The antbirds are a large passerine family found across subtropical and tropical Central and South America. Hybridization has been documented in several genera.
At Amazonian headwaters, hybrids between the following species pairs have been confirmed genetically (Weir et al., 2015):
- Rondonia Warbling Antbird (Hypocnemis ochrogyna) x Spix’ Warbling Antbird ( H. striata)
- White-breasted Antbird (Rhegmatorhina hoffmannsi) x Bare-eyed Antbird ( R. gymnops)
- Scale-backed Antbird (Willisornis poecilinotus) x Xingu Antbird (W. vidua)
Reproductive isolation between Scale-backed and Xingu Antbird and between Rondonia Warbling Antbird and Spix’ Warbling Antbird is mainly driven by postzygotic isolation (Pulido-Santacruz et al. 2018, Cronemberger et al., 2020).
A study on the Ash-breasted Antbird (Myrmoborus lugubris) uncovered a hybrid zone between the subspecies femininus and lugubris (Thom et al., 2018).
In 1951, American ornithologist Rodolphe Meyer de Schauensee described a new bird species: the Argus Bare-eyed (Phlegopsis barringeri). This new species of antbird was based on one specimen, collected on the Rio Rumiyaco in Colombia. Later, Willis (1979) suggested that the specimen might be a hybrid between Black-spotted Bare-eye (P. nigromaculata) and Red-winged Bare-eye (P. erythroptera). These two species overlap from eastern Colombia to northern Bolivia. This suggestion was tested by Graves (1992), who reexamined the original specimen and compared it to the two putative parental species. His conclusion: it’s a hybrid!
The white-shouldered fire-eye (Pyriglena leucoptera) and the fringe-backed fire-eye (P. atra) hybridize in the Atlantic Forest. In addition, several populations from the white-shouldered fire-eye interbreed at different contact zones (Sotelo-Muñoz et al., 2020).
Based on mitochondrial DNA, Brumfield (2005) described several hybrid zones between subspecies of the Variable Antshrike (Thamnophilus caerulescens). This result was confirmed with more extensive sampling and nuclear DNA (Bolívar-Leguizamón et al., 2020).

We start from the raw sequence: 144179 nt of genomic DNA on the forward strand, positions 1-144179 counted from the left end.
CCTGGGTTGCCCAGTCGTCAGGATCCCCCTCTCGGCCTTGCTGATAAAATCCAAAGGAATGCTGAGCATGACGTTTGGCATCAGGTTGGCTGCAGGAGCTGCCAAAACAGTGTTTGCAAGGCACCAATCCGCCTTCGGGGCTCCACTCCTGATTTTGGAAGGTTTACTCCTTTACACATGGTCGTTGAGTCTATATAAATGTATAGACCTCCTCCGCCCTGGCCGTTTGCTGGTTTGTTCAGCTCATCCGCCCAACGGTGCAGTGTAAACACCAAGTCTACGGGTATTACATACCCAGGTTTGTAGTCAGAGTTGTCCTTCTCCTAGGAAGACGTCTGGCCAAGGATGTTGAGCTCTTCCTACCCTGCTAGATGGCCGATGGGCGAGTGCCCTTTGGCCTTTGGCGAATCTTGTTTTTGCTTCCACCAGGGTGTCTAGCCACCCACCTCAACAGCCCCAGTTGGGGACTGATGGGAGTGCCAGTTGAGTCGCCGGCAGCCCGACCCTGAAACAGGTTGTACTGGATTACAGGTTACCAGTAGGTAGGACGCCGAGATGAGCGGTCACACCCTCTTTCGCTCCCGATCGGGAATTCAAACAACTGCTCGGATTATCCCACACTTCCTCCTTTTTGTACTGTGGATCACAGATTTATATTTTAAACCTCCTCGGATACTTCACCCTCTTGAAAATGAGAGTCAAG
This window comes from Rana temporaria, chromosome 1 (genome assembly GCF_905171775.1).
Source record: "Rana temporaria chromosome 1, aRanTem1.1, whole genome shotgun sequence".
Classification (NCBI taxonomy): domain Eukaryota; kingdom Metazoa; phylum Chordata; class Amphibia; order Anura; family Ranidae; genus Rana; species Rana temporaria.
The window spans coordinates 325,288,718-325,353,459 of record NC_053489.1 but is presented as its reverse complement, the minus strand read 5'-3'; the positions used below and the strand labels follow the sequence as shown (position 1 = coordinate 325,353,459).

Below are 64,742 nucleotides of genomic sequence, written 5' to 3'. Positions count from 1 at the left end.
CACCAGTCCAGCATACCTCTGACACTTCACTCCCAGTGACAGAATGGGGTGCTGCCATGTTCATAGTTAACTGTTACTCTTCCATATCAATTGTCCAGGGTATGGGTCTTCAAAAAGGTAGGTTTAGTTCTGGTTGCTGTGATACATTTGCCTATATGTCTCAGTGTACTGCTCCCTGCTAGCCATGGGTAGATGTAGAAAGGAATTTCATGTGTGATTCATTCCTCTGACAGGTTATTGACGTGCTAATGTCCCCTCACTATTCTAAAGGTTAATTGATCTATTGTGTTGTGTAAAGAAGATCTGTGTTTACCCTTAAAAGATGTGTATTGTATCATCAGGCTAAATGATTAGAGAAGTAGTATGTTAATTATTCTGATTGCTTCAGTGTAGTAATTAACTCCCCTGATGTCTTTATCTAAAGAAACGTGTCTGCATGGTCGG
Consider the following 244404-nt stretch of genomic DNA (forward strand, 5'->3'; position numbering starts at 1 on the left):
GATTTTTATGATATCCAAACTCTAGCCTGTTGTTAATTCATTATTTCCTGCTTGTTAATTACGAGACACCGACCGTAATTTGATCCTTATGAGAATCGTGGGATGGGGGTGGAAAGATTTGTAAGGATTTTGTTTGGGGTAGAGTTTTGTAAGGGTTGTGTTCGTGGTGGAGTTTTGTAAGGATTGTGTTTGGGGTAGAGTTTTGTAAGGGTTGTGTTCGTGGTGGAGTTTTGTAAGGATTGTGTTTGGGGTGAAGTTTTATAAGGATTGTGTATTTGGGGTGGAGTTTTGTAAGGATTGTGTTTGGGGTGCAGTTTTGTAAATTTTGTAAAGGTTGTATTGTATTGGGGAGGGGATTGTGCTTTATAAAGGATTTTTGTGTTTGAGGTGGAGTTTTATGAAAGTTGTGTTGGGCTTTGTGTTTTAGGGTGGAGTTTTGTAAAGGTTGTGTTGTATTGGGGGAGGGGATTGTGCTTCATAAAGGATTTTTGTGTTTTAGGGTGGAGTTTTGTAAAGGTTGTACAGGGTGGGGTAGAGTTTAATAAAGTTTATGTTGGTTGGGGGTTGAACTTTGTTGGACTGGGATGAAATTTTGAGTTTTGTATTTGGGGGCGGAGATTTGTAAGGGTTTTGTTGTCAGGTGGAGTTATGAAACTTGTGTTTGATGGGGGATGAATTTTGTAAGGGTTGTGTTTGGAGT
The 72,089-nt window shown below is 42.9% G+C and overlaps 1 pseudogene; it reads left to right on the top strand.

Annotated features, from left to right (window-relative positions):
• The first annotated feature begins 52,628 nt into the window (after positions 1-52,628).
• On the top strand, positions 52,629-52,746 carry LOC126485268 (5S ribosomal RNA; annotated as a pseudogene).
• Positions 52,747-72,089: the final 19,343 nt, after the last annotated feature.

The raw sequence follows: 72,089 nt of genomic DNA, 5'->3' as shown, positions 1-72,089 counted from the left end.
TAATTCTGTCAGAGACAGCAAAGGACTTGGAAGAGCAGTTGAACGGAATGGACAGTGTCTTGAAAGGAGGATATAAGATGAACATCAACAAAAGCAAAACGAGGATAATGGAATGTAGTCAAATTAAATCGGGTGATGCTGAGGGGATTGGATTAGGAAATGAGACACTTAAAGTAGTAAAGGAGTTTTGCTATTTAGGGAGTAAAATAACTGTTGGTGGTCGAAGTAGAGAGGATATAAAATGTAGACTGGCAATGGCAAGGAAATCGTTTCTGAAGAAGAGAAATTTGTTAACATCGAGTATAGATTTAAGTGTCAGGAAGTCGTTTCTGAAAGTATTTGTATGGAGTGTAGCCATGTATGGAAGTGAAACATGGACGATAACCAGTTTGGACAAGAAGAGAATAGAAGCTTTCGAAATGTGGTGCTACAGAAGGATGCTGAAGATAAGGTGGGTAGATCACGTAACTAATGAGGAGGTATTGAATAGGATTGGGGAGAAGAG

Bolívar-Leguizamón, S. D., Silveira, L. F., Derryberry, E. P., Brumfield, R. T., & Bravo, G. A. (2020). Phylogeography of the Variable Antshrike (Thamnophilus caerulescens), a South American passerine distributed along multiple environmental gradients. Molecular Phylogenetics and Evolution, 148, 106810.
Brumfield, R. T. (2005). Mitochondrial variation in Bolivian populations of the variable antshrike (Thamnophilus caerulescens). Auk 122, 414-432.
Cronemberger, Á. A., Aleixo, A., Mikkelsen, E. K., & Weir, J. T. (2020). Postzygotic isolation drives genomic speciation between highly cryptic Hypocnemis antbirds from Amazonia. Evolution, 74(11), 2512-2525.
Graves, G. (1992). Diagnosis of a hybrid antbird (Phlegopsis nigromaculata× Phlegopsis erythroptera) and the rarity of hybridization among suboscines. Proceedings of the Biological Society of Washington 105, 838-840.
Thom, G., Raposo do Amaral, F., Hickerson, M.J., Aleixo, A., Araujo-Silva, L.E., Ribas, C.C., Choueri, E. & Miyaki, C.Y. (2018) Phenotypic and Genetic Structure Support Gene Flow Generating Gene Tree Discordances in an Amazonian Floodplain Endemic Species. Systematic Biology.
Pulido-Santacruz, P., Aleixo, A. & Weir, J.T. (2018) Morphologically cryptic Amazonian bird species pairs exhibit strong postzygotic reproductive isolation. Proceedings of the Royal Society B, 285:20172081.
Sotelo-Muñoz, M., Maldonado-Coelho, M., Svensson-Coelho, M., dos Santos, S. S., & Miyaki, C. Y. (2020). Vicariance, dispersal, extinction and hybridization underlie the evolutionary history of Atlantic forest fire-eye antbirds (Aves: Thamnophilidae). Molecular Phylogenetics and Evolution, 106820.
Weir, J. T., Faccio, M. S., Pulido-Santacruz, P., Barrera-Guzman, A. O. & Aleixo, A. (2015). Hybridization in headwater regions, and the role of rivers as drivers of speciation in Amazonian birds. Evolution 69, 1823-1834.
Willis, E. O. (1979). Comportamento e ecologia da maede-taoca, Phlegopsis nigromaculata (d’Orbigny & Lafresnaye)(Aves, Formicariidae). Rev. Brasil Biol 39, 117-159.